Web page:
Another significant characteristic is that these children are sometimes risk takers. They enjoy more physical play than their peers and like taking chances in playground games or in the classroom when they feel confident about their abilities. Other children are often in awe of their daring or scared of their seemingly rough demeanor. Perhaps most interesting is that these very same risk takers can be unsure of themselves and avoid engaging in other situations where they lack confidence. A number of these children have mild learning disabilities, and feel uncomfortable about their performance in class when their learning disability is involved. They prefer to avoid assignments where their deficits can be exposed, sometimes reacting with anger even if the teacher privately pushes them to do the work with which they are uncomfortable.
One diagnostic fallacy is to assume that these children have bipolar disorder. Dr. Dimitri and Ms. Janice Papolos recently devoted a full book to the disorder (The Bipolar Child, 1999). The rages of children with bipolar disorder are more intense and lengthy than for the children we are currently discussing. The Papoloses describe (page 13) that for children with bipolar, these angers can go on for several hours and occur several times a day. In children with bipolar, there is often physical destruction or harm to something or someone. In children with anger overload, the outburst is often brief, less than half an hour, and while there may be physical acting out, usually no one is hurt. In addition, children with bipolar have other symptoms such as periods of mania, grandiosity, intense silliness or hypersexuality.
Anger overload is also different from attention-deficit hyperactivity disorder. Children with AD/HD have significant distractibility, which occurs regularly in school and/or the home. By contrast, children with brief outbursts of anger often pay attention well when they are not "overheated" emotionally. In addition, children with AD/HD may have hyperactive movements throughout the day; whereas children with anger overload only seem hyperactive when they are overstimulated with feelings of anger. Finally, children with AD/HD are often impulsive in a variety of situations, many of which have nothing to do with anger.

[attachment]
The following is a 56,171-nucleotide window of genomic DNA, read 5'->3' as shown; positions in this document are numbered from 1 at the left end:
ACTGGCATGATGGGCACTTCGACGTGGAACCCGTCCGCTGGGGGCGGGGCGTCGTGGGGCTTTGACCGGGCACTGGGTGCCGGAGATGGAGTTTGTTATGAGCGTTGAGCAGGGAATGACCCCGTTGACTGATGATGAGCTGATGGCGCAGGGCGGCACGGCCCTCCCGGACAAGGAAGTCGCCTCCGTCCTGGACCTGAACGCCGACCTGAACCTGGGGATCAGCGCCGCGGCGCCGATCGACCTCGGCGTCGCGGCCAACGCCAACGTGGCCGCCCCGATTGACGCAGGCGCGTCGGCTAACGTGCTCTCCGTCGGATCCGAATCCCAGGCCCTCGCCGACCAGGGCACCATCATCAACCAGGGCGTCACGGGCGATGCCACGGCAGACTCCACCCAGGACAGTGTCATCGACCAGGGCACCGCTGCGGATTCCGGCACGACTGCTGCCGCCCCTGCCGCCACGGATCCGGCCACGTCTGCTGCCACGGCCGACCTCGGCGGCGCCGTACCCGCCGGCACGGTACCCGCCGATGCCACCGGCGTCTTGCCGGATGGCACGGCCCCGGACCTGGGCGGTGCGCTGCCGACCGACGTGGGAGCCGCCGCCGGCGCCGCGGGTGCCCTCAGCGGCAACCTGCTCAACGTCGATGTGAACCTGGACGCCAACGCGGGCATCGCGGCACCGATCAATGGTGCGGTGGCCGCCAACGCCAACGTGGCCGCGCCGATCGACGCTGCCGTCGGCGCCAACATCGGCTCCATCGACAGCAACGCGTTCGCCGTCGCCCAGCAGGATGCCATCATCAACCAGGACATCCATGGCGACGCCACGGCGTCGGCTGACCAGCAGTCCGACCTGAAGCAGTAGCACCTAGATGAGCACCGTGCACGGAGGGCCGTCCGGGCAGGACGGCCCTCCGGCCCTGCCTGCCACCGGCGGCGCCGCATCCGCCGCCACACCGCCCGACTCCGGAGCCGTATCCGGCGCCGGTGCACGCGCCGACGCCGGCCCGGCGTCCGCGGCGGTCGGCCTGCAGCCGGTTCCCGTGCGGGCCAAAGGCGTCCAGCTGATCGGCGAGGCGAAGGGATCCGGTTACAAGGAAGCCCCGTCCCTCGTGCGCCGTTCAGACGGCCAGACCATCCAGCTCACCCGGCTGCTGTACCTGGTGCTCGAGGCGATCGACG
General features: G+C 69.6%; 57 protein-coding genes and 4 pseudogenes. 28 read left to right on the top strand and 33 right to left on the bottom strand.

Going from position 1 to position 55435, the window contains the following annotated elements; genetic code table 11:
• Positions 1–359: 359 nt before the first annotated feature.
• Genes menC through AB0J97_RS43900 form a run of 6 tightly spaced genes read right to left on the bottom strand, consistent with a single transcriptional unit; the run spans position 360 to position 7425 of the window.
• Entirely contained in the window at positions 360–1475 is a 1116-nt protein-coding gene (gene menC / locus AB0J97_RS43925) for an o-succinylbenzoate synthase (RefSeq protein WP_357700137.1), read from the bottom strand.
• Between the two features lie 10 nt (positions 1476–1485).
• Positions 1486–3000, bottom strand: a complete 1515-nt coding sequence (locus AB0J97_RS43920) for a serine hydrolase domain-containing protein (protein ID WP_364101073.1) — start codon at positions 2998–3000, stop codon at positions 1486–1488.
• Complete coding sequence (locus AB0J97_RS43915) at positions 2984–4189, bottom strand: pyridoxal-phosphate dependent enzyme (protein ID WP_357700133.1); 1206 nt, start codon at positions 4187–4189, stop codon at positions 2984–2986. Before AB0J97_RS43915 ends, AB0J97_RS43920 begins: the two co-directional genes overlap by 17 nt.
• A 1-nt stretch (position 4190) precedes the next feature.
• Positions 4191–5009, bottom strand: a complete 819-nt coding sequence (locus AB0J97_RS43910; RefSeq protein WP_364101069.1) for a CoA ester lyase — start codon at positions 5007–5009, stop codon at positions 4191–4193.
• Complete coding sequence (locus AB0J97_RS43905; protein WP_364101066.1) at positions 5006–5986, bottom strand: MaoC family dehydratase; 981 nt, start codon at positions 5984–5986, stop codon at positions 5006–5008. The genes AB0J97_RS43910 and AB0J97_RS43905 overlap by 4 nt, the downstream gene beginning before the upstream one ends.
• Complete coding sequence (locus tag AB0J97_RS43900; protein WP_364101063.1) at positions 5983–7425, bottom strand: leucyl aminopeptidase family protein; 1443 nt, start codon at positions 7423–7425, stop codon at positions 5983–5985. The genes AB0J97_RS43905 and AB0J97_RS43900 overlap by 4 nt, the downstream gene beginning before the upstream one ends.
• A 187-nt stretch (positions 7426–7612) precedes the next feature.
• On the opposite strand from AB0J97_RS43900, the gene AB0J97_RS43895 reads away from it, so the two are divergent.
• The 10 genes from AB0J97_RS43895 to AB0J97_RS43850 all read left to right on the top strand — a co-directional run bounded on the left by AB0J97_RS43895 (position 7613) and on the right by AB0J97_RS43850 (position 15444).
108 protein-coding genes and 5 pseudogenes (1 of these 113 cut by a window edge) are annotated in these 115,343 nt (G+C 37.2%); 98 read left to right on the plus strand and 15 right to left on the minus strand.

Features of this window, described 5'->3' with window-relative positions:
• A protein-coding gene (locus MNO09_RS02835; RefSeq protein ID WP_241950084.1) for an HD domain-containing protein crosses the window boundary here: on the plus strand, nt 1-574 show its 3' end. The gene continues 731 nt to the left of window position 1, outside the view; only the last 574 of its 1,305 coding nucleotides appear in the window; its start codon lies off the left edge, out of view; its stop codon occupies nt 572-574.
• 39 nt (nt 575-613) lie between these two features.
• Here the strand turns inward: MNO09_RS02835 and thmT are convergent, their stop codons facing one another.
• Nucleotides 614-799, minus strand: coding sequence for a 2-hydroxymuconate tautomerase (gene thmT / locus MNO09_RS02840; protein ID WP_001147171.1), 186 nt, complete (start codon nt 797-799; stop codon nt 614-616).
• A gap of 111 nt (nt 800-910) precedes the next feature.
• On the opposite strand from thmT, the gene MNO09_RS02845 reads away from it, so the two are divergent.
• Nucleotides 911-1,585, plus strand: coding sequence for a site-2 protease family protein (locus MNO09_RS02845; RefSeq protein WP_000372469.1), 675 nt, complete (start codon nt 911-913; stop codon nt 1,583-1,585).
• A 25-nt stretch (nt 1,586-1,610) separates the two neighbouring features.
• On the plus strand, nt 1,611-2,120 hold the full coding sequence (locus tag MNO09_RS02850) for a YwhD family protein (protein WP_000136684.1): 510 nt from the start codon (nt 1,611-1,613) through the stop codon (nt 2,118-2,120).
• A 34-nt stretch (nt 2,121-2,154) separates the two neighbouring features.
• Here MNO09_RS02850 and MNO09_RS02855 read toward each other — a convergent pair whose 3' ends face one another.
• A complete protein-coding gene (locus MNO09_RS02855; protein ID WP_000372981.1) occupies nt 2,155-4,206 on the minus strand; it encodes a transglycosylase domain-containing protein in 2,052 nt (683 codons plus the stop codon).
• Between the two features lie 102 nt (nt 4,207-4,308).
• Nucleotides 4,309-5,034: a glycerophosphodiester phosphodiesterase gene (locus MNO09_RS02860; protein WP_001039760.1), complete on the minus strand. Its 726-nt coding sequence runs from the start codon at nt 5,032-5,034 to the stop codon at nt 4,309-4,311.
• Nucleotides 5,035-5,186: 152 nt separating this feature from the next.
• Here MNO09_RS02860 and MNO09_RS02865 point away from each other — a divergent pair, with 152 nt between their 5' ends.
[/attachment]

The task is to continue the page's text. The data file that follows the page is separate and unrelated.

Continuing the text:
It is possible, however, for children to have symptoms of AD/HD and anger overload. This combination is especially difficult for parents to manage. Behavioral strategies for AD/HD are not as effective because the child becomes excessively angry despite efforts by others to focus his attention elsewhere. Sometimes, professionals then tell the parents or teachers that they are not applying behavior modification techniques properly. What may work for a child who has AD/HD may not be as effective for a child who also has the problem of anger overload.
Another diagnostic category which can be differentiated from anger overload is oppositional defiant disorder. Oppositional children have a continuing pattern of disobedience to adult demands, whereas children with anger overload are only defiant when their anger is stimulated. The situations which trigger their anger are more restricted. There are certain areas which have special importance to them, such as winning a game, buying a toy or being seen as successful in school. In most other situations, they are described by their parents as sweet and cooperative. Few, if any, oppositional defiant children are described by their parents in this manner.